Methamphetamine (or meth) is a stimulant drug that may be prescribed legally for conditions such as attention deficit hyperactivity disorder (ADHD) and narcolepsy. However, meth also has the potential to be abused, by smoking, swallowing, snorting or injecting the drug.
Meth increases the amount of dopamine in the brain, which lights up the “reward” centers of a person’s brain. The high produced by the drug both comes on and fades quickly, which leads many users to take the drug every few hours for days at a time.
There are many potential health effects of meth use, including the potential to contract diseases such as HIV, extreme weight loss, paranoia, hallucinations, dental problems, anxiety and confusion. It is also possible to overdose on methamphetamine, or even die.
In Kentucky, the sale, use, manufacture and possession of methamphetamine is a criminal offense. It can lead to a range of serious consequences, including jail time. An experienced
Lexington drug defense lawyer can work with you to defend you against meth-related charges.
Methamphetamine Use on the Rise in Kentucky
According to Kentucky State Police, meth use has increased across the state. The state’s forensic lab reports that 51% of all submissions involve methamphetamine. What’s more, lab supervisor Jeremy Triplett states that the meth being tested has become so pure that it is more dangerous than ever before.
Across Kentucky, over 400 law enforcement agencies send drug samples to the state forensic lab for testing. In 2018, the lab tested 27,000 samples. Approximately 51% of those samples were methamphetamine. This number has steadily risen since 2013, when methamphetamine submissions made up just 13.7% of all submissions.
According to local doctors, the number of methamphetamine overdoses seems to be increasing along with use of the drug. Dr. Charles Eckerline, an emergency room physician at the University of Kentucky Hospital in Lexington, reported that patients who are high on a new, more potent type of meth
“….come in very agitated, very stimulated. They require sedation, oftentimes restraints and usually a prolonged period of observation before it’s safe to be discharged.”
Meth has overtaken heroin as the drug of choice in Kentucky. In 2017, methamphetamine was responsible for 29% of all drug-related overdose deaths in the state. This represents a 57% increase in deaths from 2016.
Given the epidemic of meth use in Kentucky, it is important to learn the signs of addiction if you believe that a loved one is abusing this drug. Recognizing the symptoms of abuse may allow you to get your loved one help for their addiction.
Kentucky Law on Meth
Methamphetamine is considered a controlled substance in Kentucky. As a result, possession of even a small amount of meth can result in harsh criminal penalties. Understanding the law regarding meth possession, use, manufacture and sale can help you avoid potential criminal penalties.
Under Kentucky law, possession of meth is a Class D felony offense, punishable by at least one and up to three years incarceration, and a fine of between $1,000 and $10,000. For a first or second offense, a judge may sentence a defendant to presumptive probation or to a deferred prosecution program. These options are alternatives to sentencing that allow the defendant to be discharged and released if he or she completes the terms of the program.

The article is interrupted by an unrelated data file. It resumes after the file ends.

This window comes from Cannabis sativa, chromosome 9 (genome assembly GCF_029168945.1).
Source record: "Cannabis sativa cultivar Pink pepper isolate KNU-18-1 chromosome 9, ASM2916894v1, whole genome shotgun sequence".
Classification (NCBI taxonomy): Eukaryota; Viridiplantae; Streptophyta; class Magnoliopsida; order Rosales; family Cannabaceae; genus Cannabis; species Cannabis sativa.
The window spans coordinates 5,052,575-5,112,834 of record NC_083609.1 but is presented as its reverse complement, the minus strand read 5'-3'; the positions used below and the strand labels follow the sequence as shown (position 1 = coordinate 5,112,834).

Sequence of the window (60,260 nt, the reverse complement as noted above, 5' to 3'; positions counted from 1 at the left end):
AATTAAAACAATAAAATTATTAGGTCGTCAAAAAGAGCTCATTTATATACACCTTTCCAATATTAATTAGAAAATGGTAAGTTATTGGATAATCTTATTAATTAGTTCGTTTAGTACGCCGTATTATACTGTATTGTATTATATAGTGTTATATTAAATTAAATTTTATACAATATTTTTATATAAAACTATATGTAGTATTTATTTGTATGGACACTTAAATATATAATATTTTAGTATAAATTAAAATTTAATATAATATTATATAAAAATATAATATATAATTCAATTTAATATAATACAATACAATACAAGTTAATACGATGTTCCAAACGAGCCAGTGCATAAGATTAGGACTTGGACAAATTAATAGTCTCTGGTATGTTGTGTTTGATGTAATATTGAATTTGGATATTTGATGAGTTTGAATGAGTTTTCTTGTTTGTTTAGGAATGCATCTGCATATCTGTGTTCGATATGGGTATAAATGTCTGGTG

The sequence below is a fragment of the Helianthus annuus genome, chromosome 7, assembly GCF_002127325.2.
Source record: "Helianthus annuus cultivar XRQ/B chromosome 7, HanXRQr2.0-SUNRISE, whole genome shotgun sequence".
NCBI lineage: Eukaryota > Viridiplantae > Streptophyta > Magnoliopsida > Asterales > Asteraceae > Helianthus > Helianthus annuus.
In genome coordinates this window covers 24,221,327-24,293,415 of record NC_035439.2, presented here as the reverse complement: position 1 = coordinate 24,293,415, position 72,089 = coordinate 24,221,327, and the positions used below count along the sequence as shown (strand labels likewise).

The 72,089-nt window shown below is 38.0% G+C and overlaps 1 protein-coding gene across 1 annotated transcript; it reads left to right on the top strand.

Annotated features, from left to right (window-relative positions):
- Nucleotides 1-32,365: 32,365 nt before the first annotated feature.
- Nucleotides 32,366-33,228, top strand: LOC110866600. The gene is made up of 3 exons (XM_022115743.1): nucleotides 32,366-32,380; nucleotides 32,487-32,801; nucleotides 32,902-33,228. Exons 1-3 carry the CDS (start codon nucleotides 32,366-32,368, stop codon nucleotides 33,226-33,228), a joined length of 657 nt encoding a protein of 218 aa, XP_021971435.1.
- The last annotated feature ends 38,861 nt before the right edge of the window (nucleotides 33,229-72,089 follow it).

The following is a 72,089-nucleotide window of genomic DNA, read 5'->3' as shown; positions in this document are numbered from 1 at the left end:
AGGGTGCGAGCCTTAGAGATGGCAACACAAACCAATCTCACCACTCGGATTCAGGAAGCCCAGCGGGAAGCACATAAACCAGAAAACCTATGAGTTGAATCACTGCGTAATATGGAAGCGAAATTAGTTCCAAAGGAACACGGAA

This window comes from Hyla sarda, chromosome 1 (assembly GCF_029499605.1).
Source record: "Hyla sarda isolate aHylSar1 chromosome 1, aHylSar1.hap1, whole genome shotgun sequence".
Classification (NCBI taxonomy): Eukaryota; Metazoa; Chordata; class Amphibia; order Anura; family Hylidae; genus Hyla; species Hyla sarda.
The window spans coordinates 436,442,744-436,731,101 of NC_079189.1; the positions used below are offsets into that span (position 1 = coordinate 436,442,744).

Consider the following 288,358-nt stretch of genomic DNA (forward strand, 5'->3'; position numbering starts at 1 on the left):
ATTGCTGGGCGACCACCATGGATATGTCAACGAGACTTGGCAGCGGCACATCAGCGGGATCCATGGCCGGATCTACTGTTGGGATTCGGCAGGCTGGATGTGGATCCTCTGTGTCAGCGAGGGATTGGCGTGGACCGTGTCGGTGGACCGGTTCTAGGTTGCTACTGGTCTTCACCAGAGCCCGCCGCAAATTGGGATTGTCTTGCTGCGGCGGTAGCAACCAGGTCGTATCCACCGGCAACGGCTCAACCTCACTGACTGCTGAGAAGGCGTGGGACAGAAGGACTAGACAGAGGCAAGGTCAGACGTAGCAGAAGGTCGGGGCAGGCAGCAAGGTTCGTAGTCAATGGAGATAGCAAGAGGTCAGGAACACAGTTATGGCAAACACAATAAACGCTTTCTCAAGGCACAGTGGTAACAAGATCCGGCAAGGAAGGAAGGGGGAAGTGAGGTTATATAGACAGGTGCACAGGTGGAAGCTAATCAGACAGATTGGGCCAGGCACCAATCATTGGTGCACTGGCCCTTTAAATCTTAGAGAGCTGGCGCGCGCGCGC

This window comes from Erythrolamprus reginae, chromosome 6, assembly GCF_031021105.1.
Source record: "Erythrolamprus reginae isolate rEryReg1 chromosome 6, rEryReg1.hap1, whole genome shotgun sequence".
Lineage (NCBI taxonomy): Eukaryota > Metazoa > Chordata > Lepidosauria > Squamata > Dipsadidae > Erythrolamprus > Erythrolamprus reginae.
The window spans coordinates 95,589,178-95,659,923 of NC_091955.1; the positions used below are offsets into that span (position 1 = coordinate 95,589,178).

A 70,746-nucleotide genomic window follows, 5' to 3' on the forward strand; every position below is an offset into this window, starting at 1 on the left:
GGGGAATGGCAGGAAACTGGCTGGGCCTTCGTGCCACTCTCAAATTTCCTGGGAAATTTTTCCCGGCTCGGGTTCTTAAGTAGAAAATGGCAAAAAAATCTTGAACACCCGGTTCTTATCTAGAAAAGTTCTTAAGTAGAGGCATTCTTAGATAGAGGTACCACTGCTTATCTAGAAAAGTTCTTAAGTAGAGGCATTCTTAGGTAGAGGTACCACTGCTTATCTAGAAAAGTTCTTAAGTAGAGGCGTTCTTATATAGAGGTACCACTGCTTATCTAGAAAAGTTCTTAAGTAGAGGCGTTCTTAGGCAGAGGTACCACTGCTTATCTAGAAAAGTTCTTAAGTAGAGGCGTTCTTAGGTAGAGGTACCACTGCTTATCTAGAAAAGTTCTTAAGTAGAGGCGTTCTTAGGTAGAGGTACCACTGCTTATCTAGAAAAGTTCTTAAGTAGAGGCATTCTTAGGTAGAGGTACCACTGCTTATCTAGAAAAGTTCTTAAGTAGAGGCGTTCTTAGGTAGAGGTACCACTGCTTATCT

A third or greater possession charge will result in jail time, without the possibility of deferred prosecution. If you or a loved one has been charged with meth possession, it is important to determine if you may be eligible for a sentencing alternative that may allow you to seek help for addiction and to avoid possible jail time.
If a person manufactures or possesses the elements used to manufacture meth, he or she could be charged with manufacturing methamphetamine. In Kentucky, this can be charged either for the actual manufacture or the drug, or when a person possesses two or more chemicals or two or more items of equipment for the manufacture of meth. For example, if a person obtains cold medications that contain pseudoephedrine (like Sudafed) and ammonia nitrate, he or she could be charged with this crime.
The manufacture of methamphetamine is a Class B felony for the first offense and a Class A felony for a second or greater offense. A Class B felony is punishable by between 10 to 20 years’ imprisonment. A Class A felony is punishable by 20 to 50 years in prison, or by life in prison.
The sale of a controlled substance such as methamphetamine is also illegal under Kentucky law. The penalty for this offense depends on the quantity of meth sold or intended to be sold.
If a person knowingly and unlawfully traffics (sells) methamphetamine, he or she may be charged with Trafficking in Controlled Substances in the First Degree.
If the quantity sold is two or more grams (at once or in a series of transactions over a period of up to 90 days), it is charged as a Class C felony for a first offense and a Class B felony for a second or greater offense. For any other quantity of meth, it is charged as a Class D felony for a first offense and a Class C felony for a second or greater offense. A Class C felony is punishable by 5 to 10 years in prison.
How a Lexington Drug Defense Lawyer Can Help
The use of meth can have serious consequences, both for individuals and for the community as a whole. For this reason, the Kentucky Legislature has imposed severe sanctions for anyone found to possess, sell, or manufacture meth.
At the Baldani Law Group, we are intimately familiar with Kentucky’s drug laws. We believe that each of our clients deserves a strong defense to the charges against them. We work hard to help our clients achieve the best possible outcome. To learn more or to schedule a consultation with a Lexington drug defense lawyer, contact our office today at 859-259-0727 or reach out online anytime.